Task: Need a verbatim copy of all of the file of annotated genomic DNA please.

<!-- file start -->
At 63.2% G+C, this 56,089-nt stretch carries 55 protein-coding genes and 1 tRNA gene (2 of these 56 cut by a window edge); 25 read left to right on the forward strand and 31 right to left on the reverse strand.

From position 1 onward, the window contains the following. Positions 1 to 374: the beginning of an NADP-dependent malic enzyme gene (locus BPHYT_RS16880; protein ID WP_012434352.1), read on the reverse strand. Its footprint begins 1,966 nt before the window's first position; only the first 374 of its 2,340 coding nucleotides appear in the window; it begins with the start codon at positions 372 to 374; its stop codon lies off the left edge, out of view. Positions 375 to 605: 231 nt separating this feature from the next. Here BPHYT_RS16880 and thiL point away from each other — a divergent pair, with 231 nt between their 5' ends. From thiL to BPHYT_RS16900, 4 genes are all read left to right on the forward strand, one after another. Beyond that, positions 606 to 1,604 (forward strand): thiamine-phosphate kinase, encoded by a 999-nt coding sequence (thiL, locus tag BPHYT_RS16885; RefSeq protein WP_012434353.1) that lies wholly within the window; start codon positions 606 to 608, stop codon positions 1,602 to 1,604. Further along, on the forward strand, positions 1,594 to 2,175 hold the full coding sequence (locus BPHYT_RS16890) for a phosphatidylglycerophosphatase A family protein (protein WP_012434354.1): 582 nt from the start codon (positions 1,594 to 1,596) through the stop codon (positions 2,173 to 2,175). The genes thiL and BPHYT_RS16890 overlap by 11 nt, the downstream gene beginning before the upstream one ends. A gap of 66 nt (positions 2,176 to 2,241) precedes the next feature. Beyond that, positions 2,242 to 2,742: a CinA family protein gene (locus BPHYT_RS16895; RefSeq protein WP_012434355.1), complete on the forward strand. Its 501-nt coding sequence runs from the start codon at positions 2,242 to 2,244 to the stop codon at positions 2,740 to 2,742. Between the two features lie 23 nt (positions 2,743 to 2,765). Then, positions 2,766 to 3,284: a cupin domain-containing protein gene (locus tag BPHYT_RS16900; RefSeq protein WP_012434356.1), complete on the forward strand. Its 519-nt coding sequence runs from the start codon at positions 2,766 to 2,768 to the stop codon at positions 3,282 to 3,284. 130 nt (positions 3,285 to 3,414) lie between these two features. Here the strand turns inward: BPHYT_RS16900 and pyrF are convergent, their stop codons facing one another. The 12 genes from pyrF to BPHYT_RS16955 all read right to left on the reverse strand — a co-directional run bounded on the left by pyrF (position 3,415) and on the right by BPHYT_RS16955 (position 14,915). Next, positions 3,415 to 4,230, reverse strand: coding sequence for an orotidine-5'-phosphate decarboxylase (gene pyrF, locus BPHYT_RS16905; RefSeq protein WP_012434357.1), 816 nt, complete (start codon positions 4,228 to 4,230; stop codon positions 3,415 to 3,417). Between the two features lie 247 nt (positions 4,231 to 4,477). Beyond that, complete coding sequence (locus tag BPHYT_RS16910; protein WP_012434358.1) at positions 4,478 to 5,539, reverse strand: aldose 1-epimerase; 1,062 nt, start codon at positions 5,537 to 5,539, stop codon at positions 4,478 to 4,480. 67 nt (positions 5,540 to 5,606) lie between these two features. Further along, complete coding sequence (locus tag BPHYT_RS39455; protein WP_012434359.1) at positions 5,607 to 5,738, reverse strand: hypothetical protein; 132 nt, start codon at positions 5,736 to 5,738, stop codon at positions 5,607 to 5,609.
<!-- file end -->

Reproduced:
At 63.2% G+C, this 56,089-nt stretch carries 55 protein-coding genes and 1 tRNA gene (2 of these 56 cut by a window edge); 25 read left to right on the forward strand and 31 right to left on the reverse strand.

From position 1 onward, the window contains the following. Positions 1 to 374: the beginning of an NADP-dependent malic enzyme gene (locus BPHYT_RS16880; protein ID WP_012434352.1), read on the reverse strand. Its footprint begins 1,966 nt before the window's first position; only the first 374 of its 2,340 coding nucleotides appear in the window; it begins with the start codon at positions 372 to 374; its stop codon lies off the left edge, out of view. Positions 375 to 605: 231 nt separating this feature from the next. Here BPHYT_RS16880 and thiL point away from each other — a divergent pair, with 231 nt between their 5' ends. From thiL to BPHYT_RS16900, 4 genes are all read left to right on the forward strand, one after another. Beyond that, positions 606 to 1,604 (forward strand): thiamine-phosphate kinase, encoded by a 999-nt coding sequence (thiL, locus tag BPHYT_RS16885; RefSeq protein WP_012434353.1) that lies wholly within the window; start codon positions 606 to 608, stop codon positions 1,602 to 1,604. Further along, on the forward strand, positions 1,594 to 2,175 hold the full coding sequence (locus BPHYT_RS16890) for a phosphatidylglycerophosphatase A family protein (protein WP_012434354.1): 582 nt from the start codon (positions 1,594 to 1,596) through the stop codon (positions 2,173 to 2,175). The genes thiL and BPHYT_RS16890 overlap by 11 nt, the downstream gene beginning before the upstream one ends. A gap of 66 nt (positions 2,176 to 2,241) precedes the next feature. Beyond that, positions 2,242 to 2,742: a CinA family protein gene (locus BPHYT_RS16895; RefSeq protein WP_012434355.1), complete on the forward strand. Its 501-nt coding sequence runs from the start codon at positions 2,242 to 2,244 to the stop codon at positions 2,740 to 2,742. Between the two features lie 23 nt (positions 2,743 to 2,765). Then, positions 2,766 to 3,284: a cupin domain-containing protein gene (locus tag BPHYT_RS16900; RefSeq protein WP_012434356.1), complete on the forward strand. Its 519-nt coding sequence runs from the start codon at positions 2,766 to 2,768 to the stop codon at positions 3,282 to 3,284. 130 nt (positions 3,285 to 3,414) lie between these two features. Here the strand turns inward: BPHYT_RS16900 and pyrF are convergent, their stop codons facing one another. The 12 genes from pyrF to BPHYT_RS16955 all read right to left on the reverse strand — a co-directional run bounded on the left by pyrF (position 3,415) and on the right by BPHYT_RS16955 (position 14,915). Next, positions 3,415 to 4,230, reverse strand: coding sequence for an orotidine-5'-phosphate decarboxylase (gene pyrF, locus BPHYT_RS16905; RefSeq protein WP_012434357.1), 816 nt, complete (start codon positions 4,228 to 4,230; stop codon positions 3,415 to 3,417). Between the two features lie 247 nt (positions 4,231 to 4,477). Beyond that, complete coding sequence (locus tag BPHYT_RS16910; protein WP_012434358.1) at positions 4,478 to 5,539, reverse strand: aldose 1-epimerase; 1,062 nt, start codon at positions 5,537 to 5,539, stop codon at positions 4,478 to 4,480. 67 nt (positions 5,540 to 5,606) lie between these two features. Further along, complete coding sequence (locus tag BPHYT_RS39455; protein WP_012434359.1) at positions 5,607 to 5,738, reverse strand: hypothetical protein; 132 nt, start codon at positions 5,736 to 5,738, stop codon at positions 5,607 to 5,609.